Private Insurers Quietly Controlling US Health Care As Everyone Focuses on SARS-CoV-2

As everyone is focused on this global pandemic of COVID-19 or SARS-CoV-2, I will go on ahead and keep writing about insurance monopolies quietly controlling the healthcare system in the US. In my last article, I hinted to insurance companies monopolizing healthcare: providing insurance to the people, managing doctor practices, urgent cares, and controlling the flow of patients. Now, who knew, a day after I wrote that article, I would see this one “An insurance titan is dropping hundreds of N.J. physicians to enrich itself, doctors and patients charge”. 

This article circulated amongst physicians quiet often. It hits home because a family member of mine is one of the doctors who is being dropped by these monopolies. UnitedHealthcare, whose revenues are expected to eclipse $260 billion this year, is back at it again. They are dropping hundreds of physicians in central and northern NJ Medicaid physician networks and funneling those patients to the practices they control. They are shifting patients to its Riverside Medical Group, a 20-office physicians’ practice owned by Optum, a sister company of UnitedHealthcare, both of which are owned UnitedHealth Group. Mind blown?

Now, why would insurance companies go on ahead and do that? Well, the consolidation of physician practices and hospital systems has made it very difficult for insurers to negotiate and control cost and hence, they have started building their own groups to combat that. Don’t believe the power such groups have? Look up RWJBarnabas Health in New Jersey and see how much of the healthcare market it controls and note that no Insurance company has the ability to negotiate with it.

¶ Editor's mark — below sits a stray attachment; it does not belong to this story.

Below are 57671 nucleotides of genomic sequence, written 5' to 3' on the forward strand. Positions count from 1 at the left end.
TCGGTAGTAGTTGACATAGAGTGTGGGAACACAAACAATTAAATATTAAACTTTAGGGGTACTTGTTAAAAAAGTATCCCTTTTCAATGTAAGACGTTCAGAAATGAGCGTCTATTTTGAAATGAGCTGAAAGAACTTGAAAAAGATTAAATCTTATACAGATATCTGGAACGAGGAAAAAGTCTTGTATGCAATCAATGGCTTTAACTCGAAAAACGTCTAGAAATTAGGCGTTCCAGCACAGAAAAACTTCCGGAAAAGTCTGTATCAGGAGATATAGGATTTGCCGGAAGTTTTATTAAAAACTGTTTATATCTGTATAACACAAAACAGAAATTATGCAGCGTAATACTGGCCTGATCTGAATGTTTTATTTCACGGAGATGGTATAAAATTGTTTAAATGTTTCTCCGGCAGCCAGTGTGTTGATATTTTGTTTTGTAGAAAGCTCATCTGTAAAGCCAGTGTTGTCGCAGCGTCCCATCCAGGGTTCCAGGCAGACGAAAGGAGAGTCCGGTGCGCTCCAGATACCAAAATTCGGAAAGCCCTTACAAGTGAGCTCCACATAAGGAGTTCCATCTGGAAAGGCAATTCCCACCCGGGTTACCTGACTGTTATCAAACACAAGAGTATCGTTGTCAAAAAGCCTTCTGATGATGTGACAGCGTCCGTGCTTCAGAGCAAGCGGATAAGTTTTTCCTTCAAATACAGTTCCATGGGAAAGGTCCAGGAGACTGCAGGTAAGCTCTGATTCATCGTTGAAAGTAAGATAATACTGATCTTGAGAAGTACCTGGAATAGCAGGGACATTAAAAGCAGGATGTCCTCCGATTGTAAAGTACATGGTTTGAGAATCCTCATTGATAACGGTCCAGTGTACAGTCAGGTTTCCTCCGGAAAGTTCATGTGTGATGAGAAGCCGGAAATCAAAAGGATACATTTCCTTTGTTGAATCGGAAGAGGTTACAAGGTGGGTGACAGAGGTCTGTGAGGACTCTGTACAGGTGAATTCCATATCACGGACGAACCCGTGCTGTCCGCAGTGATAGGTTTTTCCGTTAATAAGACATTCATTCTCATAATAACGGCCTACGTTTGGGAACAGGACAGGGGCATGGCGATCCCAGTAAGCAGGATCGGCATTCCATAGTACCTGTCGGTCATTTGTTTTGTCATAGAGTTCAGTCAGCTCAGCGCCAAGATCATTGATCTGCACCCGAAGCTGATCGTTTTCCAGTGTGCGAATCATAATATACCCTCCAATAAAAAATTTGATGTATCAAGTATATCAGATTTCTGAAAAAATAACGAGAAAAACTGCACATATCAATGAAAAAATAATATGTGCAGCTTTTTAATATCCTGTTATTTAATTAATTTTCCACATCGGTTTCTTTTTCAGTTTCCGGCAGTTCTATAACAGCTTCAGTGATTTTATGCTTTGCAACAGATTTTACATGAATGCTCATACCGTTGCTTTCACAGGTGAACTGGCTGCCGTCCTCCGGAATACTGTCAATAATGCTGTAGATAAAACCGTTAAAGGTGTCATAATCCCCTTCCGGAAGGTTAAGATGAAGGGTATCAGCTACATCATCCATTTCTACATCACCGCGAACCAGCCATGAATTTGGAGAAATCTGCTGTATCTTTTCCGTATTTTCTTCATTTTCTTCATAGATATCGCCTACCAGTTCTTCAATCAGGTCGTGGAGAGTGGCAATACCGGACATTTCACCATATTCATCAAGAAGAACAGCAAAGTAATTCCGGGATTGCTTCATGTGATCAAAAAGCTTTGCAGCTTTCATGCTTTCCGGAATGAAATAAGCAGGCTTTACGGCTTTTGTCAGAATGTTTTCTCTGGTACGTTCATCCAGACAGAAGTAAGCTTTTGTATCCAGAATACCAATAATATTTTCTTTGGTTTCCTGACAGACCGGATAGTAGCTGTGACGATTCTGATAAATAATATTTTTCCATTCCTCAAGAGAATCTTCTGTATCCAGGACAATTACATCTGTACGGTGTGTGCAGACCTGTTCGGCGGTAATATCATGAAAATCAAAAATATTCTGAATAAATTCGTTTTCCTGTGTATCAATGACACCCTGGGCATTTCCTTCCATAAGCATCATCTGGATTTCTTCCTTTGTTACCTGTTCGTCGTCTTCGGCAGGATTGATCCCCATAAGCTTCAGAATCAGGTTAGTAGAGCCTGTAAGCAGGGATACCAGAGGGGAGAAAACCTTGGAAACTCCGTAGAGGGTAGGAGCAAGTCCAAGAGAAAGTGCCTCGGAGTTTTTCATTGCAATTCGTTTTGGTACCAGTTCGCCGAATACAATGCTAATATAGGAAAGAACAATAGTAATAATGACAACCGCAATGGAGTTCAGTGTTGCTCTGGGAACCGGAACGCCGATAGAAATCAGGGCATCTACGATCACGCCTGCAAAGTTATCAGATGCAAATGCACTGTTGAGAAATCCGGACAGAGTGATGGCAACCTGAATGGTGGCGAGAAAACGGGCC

Unfortunately, moves such as these are bad news for the independent physicians and patients. The patient-physician relationship is severed. After all, these are Medicaid patients, who tend to be the most complex of all patients and the most difficult to be compliant. Physicians have already built trusting relationships with such patients and worked with them overtime to get them to be compliant and help improve their quality of life. One can only imagine the difficulty of being forced to see another physician and start from scratch. 

Practices such as Salerno Medical Associates whose patient population is 40% Medicaid, have already lost 500 patients and the numbers are continuing to climb, though there is a lawsuit pending against UnitedHealthcare. Riverside Medical offered to buy his practice in 2018 and he refused. Perhaps, this is their way of running him out of business. 

It’s business as usual, right?

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